A clear-cut communication strategy is the framework to:

  • Provide a better understanding of your company

  • Enhance your reputation

  • Influence different audiences’ attitudes and actions toward your corporation

After identifying the priorities and areas where your company works best and that can use improvement (you can go even more in-depth with a SWOT analysis), you can establish a strong corporate communication strategy that aligns with the overall business strategy. To do so, you need to identify the focus and set priorities for each audience. For your narrative to truly be useful, keep it simple and detailed. The clearer your plan the better because it ensures everyone “stays on message.”

Since each group you are communicating with is very diverse, you’ll need to find the best way to reach and communicate with them.

Executives: After it has been determined that all top-level management agrees on the messaging to be conveyed, how to convey it, and to whom it should be conveyed to, it is crucial that no one deviate from “the plan.” Media and stakeholders have radar antennae when it comes to picking up inconsistent information coming from different members of the C-Suite. All members of top management should have your company’s “elevator speech” memorized to convey consistency in goals, objectives and successes.


Employees: Develop tools and templates that help employees share your company story consistently and clearly and in a way they can feel passionate about. It’s critical to make sure executives’ actions match what employees are saying and doing!

Stakeholders: Once you identify any misperceptions your stakeholders may have formed, an impactful communication strategy will address these issues in straight-forward fashion. You can easily tackle these misperceptions through:

  • Video commentary from the executives posted on your website and social media

  • Trade publication ads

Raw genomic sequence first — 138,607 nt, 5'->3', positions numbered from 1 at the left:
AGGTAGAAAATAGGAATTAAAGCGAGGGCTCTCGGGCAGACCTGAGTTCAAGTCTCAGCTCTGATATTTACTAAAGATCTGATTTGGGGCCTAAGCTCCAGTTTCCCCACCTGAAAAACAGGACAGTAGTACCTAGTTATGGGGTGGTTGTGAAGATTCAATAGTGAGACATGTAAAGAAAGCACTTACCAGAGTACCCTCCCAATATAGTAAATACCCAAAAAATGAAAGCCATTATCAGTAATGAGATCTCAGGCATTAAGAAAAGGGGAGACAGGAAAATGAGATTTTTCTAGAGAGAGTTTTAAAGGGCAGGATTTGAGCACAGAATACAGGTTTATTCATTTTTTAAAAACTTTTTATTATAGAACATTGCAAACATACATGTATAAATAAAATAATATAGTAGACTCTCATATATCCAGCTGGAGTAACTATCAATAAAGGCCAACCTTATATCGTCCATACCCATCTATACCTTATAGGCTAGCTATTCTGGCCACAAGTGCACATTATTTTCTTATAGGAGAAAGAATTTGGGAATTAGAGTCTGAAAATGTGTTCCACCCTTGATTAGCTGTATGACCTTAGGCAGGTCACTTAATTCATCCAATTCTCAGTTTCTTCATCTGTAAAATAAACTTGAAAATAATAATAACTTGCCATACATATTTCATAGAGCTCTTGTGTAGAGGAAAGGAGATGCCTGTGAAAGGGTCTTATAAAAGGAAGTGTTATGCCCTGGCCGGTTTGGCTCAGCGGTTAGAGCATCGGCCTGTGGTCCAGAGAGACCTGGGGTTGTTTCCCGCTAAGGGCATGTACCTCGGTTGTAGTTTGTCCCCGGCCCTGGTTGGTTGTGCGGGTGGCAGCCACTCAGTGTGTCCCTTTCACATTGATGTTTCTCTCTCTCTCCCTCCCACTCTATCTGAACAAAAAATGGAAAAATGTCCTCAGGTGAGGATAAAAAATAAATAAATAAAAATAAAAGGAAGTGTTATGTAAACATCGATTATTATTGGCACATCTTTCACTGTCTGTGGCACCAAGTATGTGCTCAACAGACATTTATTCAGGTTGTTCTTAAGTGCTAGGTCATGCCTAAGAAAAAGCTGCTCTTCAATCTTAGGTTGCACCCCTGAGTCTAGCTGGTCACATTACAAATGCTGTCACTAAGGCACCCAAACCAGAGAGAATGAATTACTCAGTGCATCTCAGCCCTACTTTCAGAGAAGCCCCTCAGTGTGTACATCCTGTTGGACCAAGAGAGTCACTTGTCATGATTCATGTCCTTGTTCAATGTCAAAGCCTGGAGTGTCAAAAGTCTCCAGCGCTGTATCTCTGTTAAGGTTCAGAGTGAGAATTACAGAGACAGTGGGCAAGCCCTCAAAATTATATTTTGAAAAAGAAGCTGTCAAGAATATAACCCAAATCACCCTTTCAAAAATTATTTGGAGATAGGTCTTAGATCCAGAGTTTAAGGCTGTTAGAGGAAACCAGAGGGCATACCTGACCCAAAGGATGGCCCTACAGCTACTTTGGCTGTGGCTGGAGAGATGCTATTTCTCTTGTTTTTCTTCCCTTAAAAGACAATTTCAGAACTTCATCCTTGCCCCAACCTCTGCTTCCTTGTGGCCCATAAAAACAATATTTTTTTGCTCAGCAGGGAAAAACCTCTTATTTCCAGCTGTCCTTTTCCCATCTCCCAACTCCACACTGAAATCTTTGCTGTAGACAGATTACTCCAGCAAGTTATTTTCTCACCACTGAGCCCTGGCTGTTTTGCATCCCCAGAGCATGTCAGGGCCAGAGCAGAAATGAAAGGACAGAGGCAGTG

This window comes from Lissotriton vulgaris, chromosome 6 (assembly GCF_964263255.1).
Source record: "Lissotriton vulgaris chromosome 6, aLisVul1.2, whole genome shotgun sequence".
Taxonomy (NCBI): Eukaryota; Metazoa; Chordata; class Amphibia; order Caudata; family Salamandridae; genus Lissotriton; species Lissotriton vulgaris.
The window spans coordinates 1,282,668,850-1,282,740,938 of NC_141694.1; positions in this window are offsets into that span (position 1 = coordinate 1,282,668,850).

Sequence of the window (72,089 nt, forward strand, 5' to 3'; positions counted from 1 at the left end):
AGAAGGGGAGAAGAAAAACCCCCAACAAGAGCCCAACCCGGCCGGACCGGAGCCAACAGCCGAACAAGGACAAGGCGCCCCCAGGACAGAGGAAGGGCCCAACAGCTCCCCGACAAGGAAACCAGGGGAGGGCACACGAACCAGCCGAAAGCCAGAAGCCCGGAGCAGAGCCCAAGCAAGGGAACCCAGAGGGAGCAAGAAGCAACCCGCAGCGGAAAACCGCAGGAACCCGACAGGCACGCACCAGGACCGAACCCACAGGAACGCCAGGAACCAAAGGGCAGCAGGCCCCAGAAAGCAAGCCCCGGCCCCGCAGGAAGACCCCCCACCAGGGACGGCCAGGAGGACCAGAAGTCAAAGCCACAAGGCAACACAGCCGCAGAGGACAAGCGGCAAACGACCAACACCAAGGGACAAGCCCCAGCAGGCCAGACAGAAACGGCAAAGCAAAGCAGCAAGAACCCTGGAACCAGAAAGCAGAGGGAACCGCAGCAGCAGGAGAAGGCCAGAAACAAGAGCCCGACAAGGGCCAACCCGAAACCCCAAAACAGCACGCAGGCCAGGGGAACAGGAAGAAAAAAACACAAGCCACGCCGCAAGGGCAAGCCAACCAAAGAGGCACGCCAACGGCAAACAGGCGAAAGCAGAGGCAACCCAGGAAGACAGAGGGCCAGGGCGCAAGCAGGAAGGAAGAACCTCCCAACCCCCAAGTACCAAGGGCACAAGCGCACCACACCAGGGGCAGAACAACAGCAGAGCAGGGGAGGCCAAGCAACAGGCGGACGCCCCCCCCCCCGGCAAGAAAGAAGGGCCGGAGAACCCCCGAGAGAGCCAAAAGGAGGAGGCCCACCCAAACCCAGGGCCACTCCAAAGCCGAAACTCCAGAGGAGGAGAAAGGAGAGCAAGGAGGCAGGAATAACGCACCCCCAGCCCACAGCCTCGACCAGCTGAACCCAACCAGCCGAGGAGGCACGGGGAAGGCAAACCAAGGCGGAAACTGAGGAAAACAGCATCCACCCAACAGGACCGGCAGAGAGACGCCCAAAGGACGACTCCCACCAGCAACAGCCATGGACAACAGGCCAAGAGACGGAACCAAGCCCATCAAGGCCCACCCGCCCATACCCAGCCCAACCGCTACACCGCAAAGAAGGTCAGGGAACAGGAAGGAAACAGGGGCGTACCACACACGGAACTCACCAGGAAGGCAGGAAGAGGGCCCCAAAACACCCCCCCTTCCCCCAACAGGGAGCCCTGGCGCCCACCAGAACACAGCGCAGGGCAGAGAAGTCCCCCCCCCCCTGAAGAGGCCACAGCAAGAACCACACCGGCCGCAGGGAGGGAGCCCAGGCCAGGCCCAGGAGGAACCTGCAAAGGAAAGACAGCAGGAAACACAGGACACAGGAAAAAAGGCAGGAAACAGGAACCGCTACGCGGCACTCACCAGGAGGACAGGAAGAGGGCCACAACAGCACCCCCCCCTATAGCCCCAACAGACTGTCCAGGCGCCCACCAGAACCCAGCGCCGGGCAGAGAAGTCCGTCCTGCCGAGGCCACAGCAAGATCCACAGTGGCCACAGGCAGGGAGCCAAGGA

• Press releases

Customers: One negative comment can negate 10 positive reviews. Don’t assume that your customers are reading the same press releases as your stakeholders or scrolling through hundreds of online reviews. This audience needs your message delivered through channels, including social media, online resources and word-of-mouth. Tout your message on Twitter, post your company’s latest accomplishments on Facebook and LinkedIn, and be involved in your community!

Suppliers: A simplified version of the executives’ “elevator speech,” as well as strong mission, vision and values statements distributed to your front-line employees will reinforce them delivering a consistent positive corporate message to your suppliers.                                 


Effective corporate communication ties directly to the success of the corporation. Your company’s reputation, survival and success rest on how well it communicates with the public as well as employees and stakeholders. When effective corporate communications strategies are part of the ongoing, evolving business structure, the ability to achieve growth and a positive reputation will be strengthened.

Learn more about how Watermark can help you develop an effective corporate communication strategy here.